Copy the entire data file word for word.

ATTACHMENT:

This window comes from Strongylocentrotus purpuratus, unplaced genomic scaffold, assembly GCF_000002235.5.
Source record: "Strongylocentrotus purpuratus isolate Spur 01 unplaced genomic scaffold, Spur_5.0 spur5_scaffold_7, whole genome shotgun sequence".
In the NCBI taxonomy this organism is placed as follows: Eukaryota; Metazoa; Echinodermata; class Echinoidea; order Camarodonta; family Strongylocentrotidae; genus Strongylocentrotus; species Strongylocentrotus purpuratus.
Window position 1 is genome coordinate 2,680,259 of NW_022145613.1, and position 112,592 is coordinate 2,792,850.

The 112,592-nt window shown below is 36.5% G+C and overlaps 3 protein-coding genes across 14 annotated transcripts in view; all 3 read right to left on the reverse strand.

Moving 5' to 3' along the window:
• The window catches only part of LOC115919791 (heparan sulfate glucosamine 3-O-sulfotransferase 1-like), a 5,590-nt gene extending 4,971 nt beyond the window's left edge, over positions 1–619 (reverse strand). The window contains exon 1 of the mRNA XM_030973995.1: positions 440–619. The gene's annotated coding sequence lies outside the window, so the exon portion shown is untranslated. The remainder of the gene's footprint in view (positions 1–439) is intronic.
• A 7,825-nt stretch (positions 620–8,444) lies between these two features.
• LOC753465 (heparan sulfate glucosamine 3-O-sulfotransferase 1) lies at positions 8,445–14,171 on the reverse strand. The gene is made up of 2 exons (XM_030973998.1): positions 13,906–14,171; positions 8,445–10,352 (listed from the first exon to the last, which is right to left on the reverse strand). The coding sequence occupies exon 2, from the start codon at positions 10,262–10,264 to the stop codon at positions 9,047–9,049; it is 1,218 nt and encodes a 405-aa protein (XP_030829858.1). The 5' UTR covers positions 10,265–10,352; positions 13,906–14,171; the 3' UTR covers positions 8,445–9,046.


This window comes from Strongylocentrotus purpuratus, unplaced genomic scaffold, assembly GCF_000002235.5.
Source record: "Strongylocentrotus purpuratus isolate Spur 01 unplaced genomic scaffold, Spur_5.0 spur5_scaffold_7, whole genome shotgun sequence".
In the NCBI taxonomy this organism is placed as follows: Eukaryota; Metazoa; Echinodermata; class Echinoidea; order Camarodonta; family Strongylocentrotidae; genus Strongylocentrotus; species Strongylocentrotus purpuratus.
Window position 1 is genome coordinate 2,680,259 of NW_022145613.1, and position 112,592 is coordinate 2,792,850.

The 112,592-nt window shown below is 36.5% G+C and overlaps 3 protein-coding genes across 14 annotated transcripts in view; all 3 read right to left on the reverse strand.

Moving 5' to 3' along the window:
• The window catches only part of LOC115919791 (heparan sulfate glucosamine 3-O-sulfotransferase 1-like), a 5,590-nt gene extending 4,971 nt beyond the window's left edge, over positions 1–619 (reverse strand). The window contains exon 1 of the mRNA XM_030973995.1: positions 440–619. The gene's annotated coding sequence lies outside the window, so the exon portion shown is untranslated. The remainder of the gene's footprint in view (positions 1–439) is intronic.
• A 7,825-nt stretch (positions 620–8,444) lies between these two features.
• LOC753465 (heparan sulfate glucosamine 3-O-sulfotransferase 1) lies at positions 8,445–14,171 on the reverse strand. The gene is made up of 2 exons (XM_030973998.1): positions 13,906–14,171; positions 8,445–10,352 (listed from the first exon to the last, which is right to left on the reverse strand). The coding sequence occupies exon 2, from the start codon at positions 10,262–10,264 to the stop codon at positions 9,047–9,049; it is 1,218 nt and encodes a 405-aa protein (XP_030829858.1). The 5' UTR covers positions 10,265–10,352; positions 13,906–14,171; the 3' UTR covers positions 8,445–9,046.